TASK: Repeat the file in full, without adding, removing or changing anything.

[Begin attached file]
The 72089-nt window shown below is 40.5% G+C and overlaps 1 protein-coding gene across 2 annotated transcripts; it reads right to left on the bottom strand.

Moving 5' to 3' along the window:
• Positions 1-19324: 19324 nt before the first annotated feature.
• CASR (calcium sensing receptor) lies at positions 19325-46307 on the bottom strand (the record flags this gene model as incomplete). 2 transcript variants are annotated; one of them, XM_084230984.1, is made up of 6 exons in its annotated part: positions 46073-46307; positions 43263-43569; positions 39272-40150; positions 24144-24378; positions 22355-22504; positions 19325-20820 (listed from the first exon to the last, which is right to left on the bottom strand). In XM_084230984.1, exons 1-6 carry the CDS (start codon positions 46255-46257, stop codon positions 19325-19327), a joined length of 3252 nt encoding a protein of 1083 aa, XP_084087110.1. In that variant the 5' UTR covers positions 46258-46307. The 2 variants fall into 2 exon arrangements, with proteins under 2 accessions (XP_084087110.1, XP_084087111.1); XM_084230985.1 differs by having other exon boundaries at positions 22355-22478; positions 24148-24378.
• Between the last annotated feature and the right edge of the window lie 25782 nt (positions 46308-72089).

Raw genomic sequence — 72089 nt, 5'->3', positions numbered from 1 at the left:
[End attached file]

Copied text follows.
The 72089-nt window shown below is 40.5% G+C and overlaps 1 protein-coding gene across 2 annotated transcripts; it reads right to left on the bottom strand.

Moving 5' to 3' along the window:
• Positions 1-19324: 19324 nt before the first annotated feature.
• CASR (calcium sensing receptor) lies at positions 19325-46307 on the bottom strand (the record flags this gene model as incomplete). 2 transcript variants are annotated; one of them, XM_084230984.1, is made up of 6 exons in its annotated part: positions 46073-46307; positions 43263-43569; positions 39272-40150; positions 24144-24378; positions 22355-22504; positions 19325-20820 (listed from the first exon to the last, which is right to left on the bottom strand). In XM_084230984.1, exons 1-6 carry the CDS (start codon positions 46255-46257, stop codon positions 19325-19327), a joined length of 3252 nt encoding a protein of 1083 aa, XP_084087110.1. In that variant the 5' UTR covers positions 46258-46307. The 2 variants fall into 2 exon arrangements, with proteins under 2 accessions (XP_084087110.1, XP_084087111.1); XM_084230985.1 differs by having other exon boundaries at positions 22355-22478; positions 24148-24378.
• Between the last annotated feature and the right edge of the window lie 25782 nt (positions 46308-72089).

Raw genomic sequence — 72089 nt, 5'->3', positions numbered from 1 at the left: